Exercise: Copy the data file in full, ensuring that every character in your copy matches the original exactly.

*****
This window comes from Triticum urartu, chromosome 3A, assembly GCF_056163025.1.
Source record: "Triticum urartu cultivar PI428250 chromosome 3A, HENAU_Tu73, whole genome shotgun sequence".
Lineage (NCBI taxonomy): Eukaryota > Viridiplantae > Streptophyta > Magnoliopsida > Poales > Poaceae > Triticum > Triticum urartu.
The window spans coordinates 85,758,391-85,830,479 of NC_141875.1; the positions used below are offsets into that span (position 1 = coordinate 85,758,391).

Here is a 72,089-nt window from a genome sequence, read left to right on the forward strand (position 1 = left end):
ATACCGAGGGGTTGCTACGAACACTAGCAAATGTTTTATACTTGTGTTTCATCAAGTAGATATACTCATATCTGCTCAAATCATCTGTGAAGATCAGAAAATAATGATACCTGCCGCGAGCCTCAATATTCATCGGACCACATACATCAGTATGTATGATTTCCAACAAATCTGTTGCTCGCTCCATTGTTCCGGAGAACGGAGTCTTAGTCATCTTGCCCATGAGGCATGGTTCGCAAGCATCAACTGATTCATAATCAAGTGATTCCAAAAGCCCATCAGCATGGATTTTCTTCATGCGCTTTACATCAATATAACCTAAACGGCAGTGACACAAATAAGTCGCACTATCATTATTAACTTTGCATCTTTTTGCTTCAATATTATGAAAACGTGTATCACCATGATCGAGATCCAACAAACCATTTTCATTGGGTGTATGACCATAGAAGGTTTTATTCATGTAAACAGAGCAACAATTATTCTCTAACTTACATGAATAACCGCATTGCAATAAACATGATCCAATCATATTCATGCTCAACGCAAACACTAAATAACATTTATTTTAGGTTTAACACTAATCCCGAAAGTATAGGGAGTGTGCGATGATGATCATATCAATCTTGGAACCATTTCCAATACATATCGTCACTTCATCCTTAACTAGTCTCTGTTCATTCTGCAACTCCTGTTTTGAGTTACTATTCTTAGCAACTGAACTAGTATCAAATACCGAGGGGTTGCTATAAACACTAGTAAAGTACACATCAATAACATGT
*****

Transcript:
This window comes from Triticum urartu, chromosome 3A, assembly GCF_056163025.1.
Source record: "Triticum urartu cultivar PI428250 chromosome 3A, HENAU_Tu73, whole genome shotgun sequence".
Lineage (NCBI taxonomy): Eukaryota > Viridiplantae > Streptophyta > Magnoliopsida > Poales > Poaceae > Triticum > Triticum urartu.
The window spans coordinates 85,758,391-85,830,479 of NC_141875.1; the positions used below are offsets into that span (position 1 = coordinate 85,758,391).

Here is a 72,089-nt window from a genome sequence, read left to right on the forward strand (position 1 = left end):
ATACCGAGGGGTTGCTACGAACACTAGCAAATGTTTTATACTTGTGTTTCATCAAGTAGATATACTCATATCTGCTCAAATCATCTGTGAAGATCAGAAAATAATGATACCTGCCGCGAGCCTCAATATTCATCGGACCACATACATCAGTATGTATGATTTCCAACAAATCTGTTGCTCGCTCCATTGTTCCGGAGAACGGAGTCTTAGTCATCTTGCCCATGAGGCATGGTTCGCAAGCATCAACTGATTCATAATCAAGTGATTCCAAAAGCCCATCAGCATGGATTTTCTTCATGCGCTTTACATCAATATAACCTAAACGGCAGTGACACAAATAAGTCGCACTATCATTATTAACTTTGCATCTTTTTGCTTCAATATTATGAAAACGTGTATCACCATGATCGAGATCCAACAAACCATTTTCATTGGGTGTATGACCATAGAAGGTTTTATTCATGTAAACAGAGCAACAATTATTCTCTAACTTACATGAATAACCGCATTGCAATAAACATGATCCAATCATATTCATGCTCAACGCAAACACTAAATAACATTTATTTTAGGTTTAACACTAATCCCGAAAGTATAGGGAGTGTGCGATGATGATCATATCAATCTTGGAACCATTTCCAATACATATCGTCACTTCATCCTTAACTAGTCTCTGTTCATTCTGCAACTCCTGTTTTGAGTTACTATTCTTAGCAACTGAACTAGTATCAAATACCGAGGGGTTGCTATAAACACTAGTAAAGTACACATCAATAACATGT